Express framework supports the HTTP verbs, to attach the functions to each type of URL, based on the request type such as,, app.put, etc. You can also use app.all to map to a URL without prejudice for any HTTP verb. In the similar manner, we also configured the routing to support an HTTP GET and HTTP POST for the pages where we had to manage and configure the forms from.

The structure was something like this:

 * All of the commented code is discussed in the model passing section below. 

app.get("/create", function(req, res) {
    // Code below
});"/create", function (req, res) {
    // Code below

app.get("/preview/:formId", function (req, res) {
    // Code below
});"/preview/:formId", function (req, res) {
    // Code below

app.get("/stats/:formId", function (req, res) {
    // Code below

app.get("/formcreated/:formId", function (req, res) {
    res.render("formcreated", { formId: req.params.formId });

app.get("/", function (req, res) {

app.get("*", function (req, res) {

app.get("/lost", function (req, res) {

There are a few things to note here, first of all, the parameters in the URL can be specified like, /:paramName. You can then later on access the parameter in the req.params property. This can some real handy if you want to design the URLs to be, /resource/id, instead of having the URLs like, /resource?id=value. We followed the same practice and enabled the URL mapping of parameters and optional values, this lets us manage the form IDs and then provide the dynamic content based on that.

Routing can be done in other formats as well, there are controllers in Express framework that you must look into if you want to build an enterprise ready apps, controllers can help you bring the functionality in a layered form.

SQLite Database

Node.js runtime supports SQLite 3 databases, and provides a library that can be used to work with databases. The npm can be used to install the library.

Either, install via the npm CLI:

$ npm install sqlite3

Otherwise, install via adding a dependency to that package in the package.json file.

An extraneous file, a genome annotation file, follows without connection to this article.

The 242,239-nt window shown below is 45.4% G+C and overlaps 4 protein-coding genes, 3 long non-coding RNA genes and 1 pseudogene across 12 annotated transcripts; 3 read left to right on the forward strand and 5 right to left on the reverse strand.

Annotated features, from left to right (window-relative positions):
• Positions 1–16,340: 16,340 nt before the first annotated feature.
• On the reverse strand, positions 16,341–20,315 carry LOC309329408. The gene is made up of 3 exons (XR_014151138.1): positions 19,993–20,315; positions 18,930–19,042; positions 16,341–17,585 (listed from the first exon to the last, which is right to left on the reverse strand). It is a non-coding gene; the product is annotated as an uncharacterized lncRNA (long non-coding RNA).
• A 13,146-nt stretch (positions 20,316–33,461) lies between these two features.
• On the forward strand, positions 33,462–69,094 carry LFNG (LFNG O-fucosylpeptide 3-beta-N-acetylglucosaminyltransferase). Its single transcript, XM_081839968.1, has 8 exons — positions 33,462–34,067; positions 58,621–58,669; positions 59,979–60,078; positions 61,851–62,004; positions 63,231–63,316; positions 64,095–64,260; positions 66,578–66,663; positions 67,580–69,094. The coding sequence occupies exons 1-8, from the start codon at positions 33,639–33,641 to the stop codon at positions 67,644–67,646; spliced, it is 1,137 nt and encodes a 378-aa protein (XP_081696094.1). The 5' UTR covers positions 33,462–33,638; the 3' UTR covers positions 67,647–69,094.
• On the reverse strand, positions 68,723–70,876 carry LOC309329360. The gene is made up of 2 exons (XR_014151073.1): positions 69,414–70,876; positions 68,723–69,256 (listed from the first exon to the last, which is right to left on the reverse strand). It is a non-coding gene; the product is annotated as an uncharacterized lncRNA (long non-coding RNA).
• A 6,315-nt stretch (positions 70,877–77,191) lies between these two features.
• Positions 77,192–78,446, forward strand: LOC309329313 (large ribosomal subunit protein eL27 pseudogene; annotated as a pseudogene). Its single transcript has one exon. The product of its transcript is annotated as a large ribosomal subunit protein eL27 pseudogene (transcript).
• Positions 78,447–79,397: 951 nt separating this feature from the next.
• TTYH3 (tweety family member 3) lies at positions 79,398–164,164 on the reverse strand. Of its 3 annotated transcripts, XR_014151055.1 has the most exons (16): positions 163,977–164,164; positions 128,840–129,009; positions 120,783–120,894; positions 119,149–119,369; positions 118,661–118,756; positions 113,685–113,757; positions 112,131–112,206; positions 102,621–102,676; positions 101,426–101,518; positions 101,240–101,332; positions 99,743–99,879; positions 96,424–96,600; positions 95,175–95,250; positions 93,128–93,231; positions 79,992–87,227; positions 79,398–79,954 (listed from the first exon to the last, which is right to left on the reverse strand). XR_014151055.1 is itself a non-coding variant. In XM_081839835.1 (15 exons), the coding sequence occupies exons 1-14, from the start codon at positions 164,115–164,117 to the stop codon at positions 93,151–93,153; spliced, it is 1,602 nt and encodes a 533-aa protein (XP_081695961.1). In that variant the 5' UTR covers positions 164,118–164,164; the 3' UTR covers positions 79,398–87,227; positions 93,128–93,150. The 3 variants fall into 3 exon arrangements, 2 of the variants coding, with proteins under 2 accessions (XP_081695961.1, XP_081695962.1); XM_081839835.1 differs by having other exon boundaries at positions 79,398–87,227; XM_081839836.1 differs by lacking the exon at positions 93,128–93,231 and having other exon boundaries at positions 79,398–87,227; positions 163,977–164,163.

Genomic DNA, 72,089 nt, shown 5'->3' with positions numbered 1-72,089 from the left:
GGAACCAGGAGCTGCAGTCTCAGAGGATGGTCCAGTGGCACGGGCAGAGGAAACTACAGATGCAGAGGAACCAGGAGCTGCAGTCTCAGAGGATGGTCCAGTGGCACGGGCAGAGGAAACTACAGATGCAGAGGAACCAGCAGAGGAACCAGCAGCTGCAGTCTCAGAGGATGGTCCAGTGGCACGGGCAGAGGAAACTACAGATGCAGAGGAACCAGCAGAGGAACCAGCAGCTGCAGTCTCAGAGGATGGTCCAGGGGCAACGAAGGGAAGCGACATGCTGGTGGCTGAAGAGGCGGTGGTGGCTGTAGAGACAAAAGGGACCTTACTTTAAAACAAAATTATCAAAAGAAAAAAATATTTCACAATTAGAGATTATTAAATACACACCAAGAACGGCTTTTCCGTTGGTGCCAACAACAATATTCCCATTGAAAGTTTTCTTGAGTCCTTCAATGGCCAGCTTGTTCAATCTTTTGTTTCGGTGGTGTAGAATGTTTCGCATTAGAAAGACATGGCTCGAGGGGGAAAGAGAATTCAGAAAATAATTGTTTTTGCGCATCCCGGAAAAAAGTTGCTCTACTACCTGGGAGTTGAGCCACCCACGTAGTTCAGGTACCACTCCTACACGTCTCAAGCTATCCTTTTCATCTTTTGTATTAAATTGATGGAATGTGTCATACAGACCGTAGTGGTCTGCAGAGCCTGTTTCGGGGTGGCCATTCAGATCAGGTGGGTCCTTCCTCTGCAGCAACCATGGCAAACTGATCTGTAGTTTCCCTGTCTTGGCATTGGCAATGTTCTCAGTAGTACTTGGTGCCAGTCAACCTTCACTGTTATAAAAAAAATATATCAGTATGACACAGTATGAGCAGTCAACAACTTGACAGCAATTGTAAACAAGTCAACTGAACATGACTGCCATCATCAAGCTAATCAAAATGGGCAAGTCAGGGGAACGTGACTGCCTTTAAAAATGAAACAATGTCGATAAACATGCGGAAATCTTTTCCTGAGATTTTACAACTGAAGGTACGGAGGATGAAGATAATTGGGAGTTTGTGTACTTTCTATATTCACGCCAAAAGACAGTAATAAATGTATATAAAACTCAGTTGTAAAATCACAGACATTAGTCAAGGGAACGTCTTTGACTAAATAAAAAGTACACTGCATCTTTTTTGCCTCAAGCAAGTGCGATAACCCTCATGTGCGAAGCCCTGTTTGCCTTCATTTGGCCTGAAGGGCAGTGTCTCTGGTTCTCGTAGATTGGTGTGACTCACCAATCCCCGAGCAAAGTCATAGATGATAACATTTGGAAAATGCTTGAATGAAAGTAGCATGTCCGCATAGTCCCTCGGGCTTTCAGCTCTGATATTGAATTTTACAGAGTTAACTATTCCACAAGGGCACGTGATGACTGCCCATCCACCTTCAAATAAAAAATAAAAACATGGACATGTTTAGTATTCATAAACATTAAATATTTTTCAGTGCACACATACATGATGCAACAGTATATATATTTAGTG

"dependencies": {
    "sqlite3": "^3.1.13"

At the time of current writing, the latest version is 3.1, so it would be best if you can check against the npm tools and CLI to determine the latest version of the package for your app. If you do this, even then you would need to update the packages by running the npm update command. The SQLite 3 library contains everything from the database drivers, to connection management to query executors. The complete information for the package can be captured from here. This library is also asynchronous, and does not block the Node.js runtime code during execution of database-bound operations. This means that you can use the JavaScript promise API to chain the SQL operations, and then execute them one after the other.

The topics to cover here in this portion are:

  • SQL queries in SQLite3 library
  • Parameterizing the queries — again, to best avoid any kind of misuse, consider an ORM wrapper.
  • Executing queries further, only if first query executes well
  • Capturing data in different types of boxes (single record, multiple records)
  • Managing when no data row is to be returned.

Starting off, I will assume that you have the basic understanding of SQL queries. You start off with the initialization of the database engine, and then you manage the tables.

var sqlite3 = require("sqlite3").verbose();
let db = new sqlite3.Database("friendknower.sqlite", (err) => {
    if (err) {
        console.log("Cannot connect to the database.");
    } else {
        console.log("Connection established with the database.");